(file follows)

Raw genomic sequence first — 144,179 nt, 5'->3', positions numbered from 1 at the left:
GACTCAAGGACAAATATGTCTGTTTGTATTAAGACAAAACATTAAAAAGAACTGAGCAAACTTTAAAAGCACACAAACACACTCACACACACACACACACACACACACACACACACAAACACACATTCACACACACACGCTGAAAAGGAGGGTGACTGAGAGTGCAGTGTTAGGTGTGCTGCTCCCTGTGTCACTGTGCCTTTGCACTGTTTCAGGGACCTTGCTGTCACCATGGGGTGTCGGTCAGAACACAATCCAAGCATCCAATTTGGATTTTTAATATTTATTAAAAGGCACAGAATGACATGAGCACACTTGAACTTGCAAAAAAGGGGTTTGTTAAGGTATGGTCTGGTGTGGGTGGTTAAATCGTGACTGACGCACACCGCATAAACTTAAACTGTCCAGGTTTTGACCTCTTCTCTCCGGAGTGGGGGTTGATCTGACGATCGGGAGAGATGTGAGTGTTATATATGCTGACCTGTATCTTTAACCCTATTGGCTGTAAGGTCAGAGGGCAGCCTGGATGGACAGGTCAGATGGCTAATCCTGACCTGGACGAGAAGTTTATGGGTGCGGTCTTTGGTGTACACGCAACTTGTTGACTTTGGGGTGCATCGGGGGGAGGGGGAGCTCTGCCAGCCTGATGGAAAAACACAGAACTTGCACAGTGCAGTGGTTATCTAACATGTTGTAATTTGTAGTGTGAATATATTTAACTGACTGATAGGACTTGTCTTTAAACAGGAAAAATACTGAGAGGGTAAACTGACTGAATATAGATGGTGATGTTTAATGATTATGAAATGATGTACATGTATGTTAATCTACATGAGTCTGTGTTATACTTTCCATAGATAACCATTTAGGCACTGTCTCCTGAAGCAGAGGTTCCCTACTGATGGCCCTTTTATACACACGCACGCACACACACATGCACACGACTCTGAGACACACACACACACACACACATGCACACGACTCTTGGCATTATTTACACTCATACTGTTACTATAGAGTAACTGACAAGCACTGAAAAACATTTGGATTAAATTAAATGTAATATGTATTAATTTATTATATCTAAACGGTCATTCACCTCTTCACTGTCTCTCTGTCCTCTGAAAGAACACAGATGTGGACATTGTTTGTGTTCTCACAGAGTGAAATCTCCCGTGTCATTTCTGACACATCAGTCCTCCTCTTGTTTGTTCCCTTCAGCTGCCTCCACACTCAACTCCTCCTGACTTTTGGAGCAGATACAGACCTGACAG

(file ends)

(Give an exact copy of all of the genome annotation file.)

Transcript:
Raw genomic sequence first — 144,179 nt, 5'->3', positions numbered from 1 at the left:
GACTCAAGGACAAATATGTCTGTTTGTATTAAGACAAAACATTAAAAAGAACTGAGCAAACTTTAAAAGCACACAAACACACTCACACACACACACACACACACACACACACACACAAACACACATTCACACACACACGCTGAAAAGGAGGGTGACTGAGAGTGCAGTGTTAGGTGTGCTGCTCCCTGTGTCACTGTGCCTTTGCACTGTTTCAGGGACCTTGCTGTCACCATGGGGTGTCGGTCAGAACACAATCCAAGCATCCAATTTGGATTTTTAATATTTATTAAAAGGCACAGAATGACATGAGCACACTTGAACTTGCAAAAAAGGGGTTTGTTAAGGTATGGTCTGGTGTGGGTGGTTAAATCGTGACTGACGCACACCGCATAAACTTAAACTGTCCAGGTTTTGACCTCTTCTCTCCGGAGTGGGGGTTGATCTGACGATCGGGAGAGATGTGAGTGTTATATATGCTGACCTGTATCTTTAACCCTATTGGCTGTAAGGTCAGAGGGCAGCCTGGATGGACAGGTCAGATGGCTAATCCTGACCTGGACGAGAAGTTTATGGGTGCGGTCTTTGGTGTACACGCAACTTGTTGACTTTGGGGTGCATCGGGGGGAGGGGGAGCTCTGCCAGCCTGATGGAAAAACACAGAACTTGCACAGTGCAGTGGTTATCTAACATGTTGTAATTTGTAGTGTGAATATATTTAACTGACTGATAGGACTTGTCTTTAAACAGGAAAAATACTGAGAGGGTAAACTGACTGAATATAGATGGTGATGTTTAATGATTATGAAATGATGTACATGTATGTTAATCTACATGAGTCTGTGTTATACTTTCCATAGATAACCATTTAGGCACTGTCTCCTGAAGCAGAGGTTCCCTACTGATGGCCCTTTTATACACACGCACGCACACACACATGCACACGACTCTGAGACACACACACACACACACACATGCACACGACTCTTGGCATTATTTACACTCATACTGTTACTATAGAGTAACTGACAAGCACTGAAAAACATTTGGATTAAATTAAATGTAATATGTATTAATTTATTATATCTAAACGGTCATTCACCTCTTCACTGTCTCTCTGTCCTCTGAAAGAACACAGATGTGGACATTGTTTGTGTTCTCACAGAGTGAAATCTCCCGTGTCATTTCTGACACATCAGTCCTCCTCTTGTTTGTTCCCTTCAGCTGCCTCCACACTCAACTCCTCCTGACTTTTGGAGCAGATACAGACCTGACAG